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Uh… no thanks… Hell, no!

18 March 2023

There is more to say about this, but somehow haven’t posted, but after several calls by U.S. politicians to intervine in Mexico (to “help” wipe out the fentenyl suppliers to willng US customers), AMLO is getting a tad testy. Not having seen anything in the “mainstream” US media yet, I’m relying on Sputnik, via

In a massive event held in the Zócalo of Mexico City, President Andrés Manuel López Obrador warned that his government will never allow the United States Army to intervene in the Latin American country to supposedly combat organized crime.

At the insistence of various US legislators that the Armed Forces of the Univted States would be permitted to operations on Mexican soil to fight against fentanyl trafficking, the Latin American president was emphatic in stating that this strategy does not even exist as a possibility.

Speaking to tens of thousands celebrating the 85th anniversary of Mexico’s expropiration of oil resources (18 March 1937), the President said: “From this zócalo, the political and cultural heart of Mexico, we remind those hypocritical and irresponsible politicians [of the United States] that Mexico is an independent and free country, not a colony or a protectorate of the United States, and that they may threaten us with committing any outrage, but we will never allow them to violate our sovereignty and trample on the dignity of our country,”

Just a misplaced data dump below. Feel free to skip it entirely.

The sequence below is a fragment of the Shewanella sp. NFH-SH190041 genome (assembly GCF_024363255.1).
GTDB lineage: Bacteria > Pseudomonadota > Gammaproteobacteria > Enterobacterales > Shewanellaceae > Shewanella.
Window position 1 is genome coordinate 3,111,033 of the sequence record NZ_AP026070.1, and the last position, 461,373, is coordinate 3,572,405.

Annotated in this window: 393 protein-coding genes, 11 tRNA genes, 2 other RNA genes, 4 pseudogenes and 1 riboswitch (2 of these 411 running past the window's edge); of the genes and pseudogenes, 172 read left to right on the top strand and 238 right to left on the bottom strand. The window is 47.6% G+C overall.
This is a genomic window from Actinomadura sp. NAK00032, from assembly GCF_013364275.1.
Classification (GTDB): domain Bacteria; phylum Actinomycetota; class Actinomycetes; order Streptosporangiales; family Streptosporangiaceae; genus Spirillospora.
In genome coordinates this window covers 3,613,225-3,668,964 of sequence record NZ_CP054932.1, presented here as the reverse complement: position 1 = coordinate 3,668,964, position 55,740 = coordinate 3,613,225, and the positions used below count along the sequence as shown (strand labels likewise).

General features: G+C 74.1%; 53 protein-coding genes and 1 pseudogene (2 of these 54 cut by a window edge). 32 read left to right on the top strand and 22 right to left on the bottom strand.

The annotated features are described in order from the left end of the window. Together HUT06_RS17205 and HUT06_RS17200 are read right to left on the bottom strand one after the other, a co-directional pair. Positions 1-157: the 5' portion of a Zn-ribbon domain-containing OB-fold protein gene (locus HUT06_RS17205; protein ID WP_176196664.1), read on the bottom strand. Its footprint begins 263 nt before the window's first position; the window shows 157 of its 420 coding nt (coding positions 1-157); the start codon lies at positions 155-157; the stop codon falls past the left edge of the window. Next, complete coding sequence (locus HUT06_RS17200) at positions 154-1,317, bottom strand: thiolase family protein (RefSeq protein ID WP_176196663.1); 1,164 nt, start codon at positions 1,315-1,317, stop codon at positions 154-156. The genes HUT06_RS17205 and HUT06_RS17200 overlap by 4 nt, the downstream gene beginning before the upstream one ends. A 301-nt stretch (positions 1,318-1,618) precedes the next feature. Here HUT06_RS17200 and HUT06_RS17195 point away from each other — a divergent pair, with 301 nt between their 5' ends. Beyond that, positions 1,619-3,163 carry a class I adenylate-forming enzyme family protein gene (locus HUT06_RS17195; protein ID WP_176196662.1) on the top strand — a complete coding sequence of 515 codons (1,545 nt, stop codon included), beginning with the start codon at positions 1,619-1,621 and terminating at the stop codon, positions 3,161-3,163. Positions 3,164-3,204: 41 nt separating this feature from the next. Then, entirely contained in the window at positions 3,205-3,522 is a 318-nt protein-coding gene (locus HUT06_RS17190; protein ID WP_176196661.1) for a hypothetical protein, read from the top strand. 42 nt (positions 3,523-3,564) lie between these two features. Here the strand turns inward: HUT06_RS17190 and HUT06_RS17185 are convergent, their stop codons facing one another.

AMLO responde a EEUU: “Jamás permitiremos que violen nuestra soberanía y pisoteen nuestra dignidad

On the occasion of that oil expropriation, Great Britain — which was still a relevant power in those days — broke diplomatic relations,and threatened reprisals, which were ignored. Likewise, although there were calls for intervention by the United States . . . including sanctions, , . . the Mexicans were able to stand firm, in large part simply by threatening to work with the other foreign powers of the time.. the Soviet Union and (alas) if the US and Britain really wanted to play hardball, Nazi Germany. Whatever one may say about the morality and ethics of this or that state, when it comes down to it, states are going to protect their own interests first.

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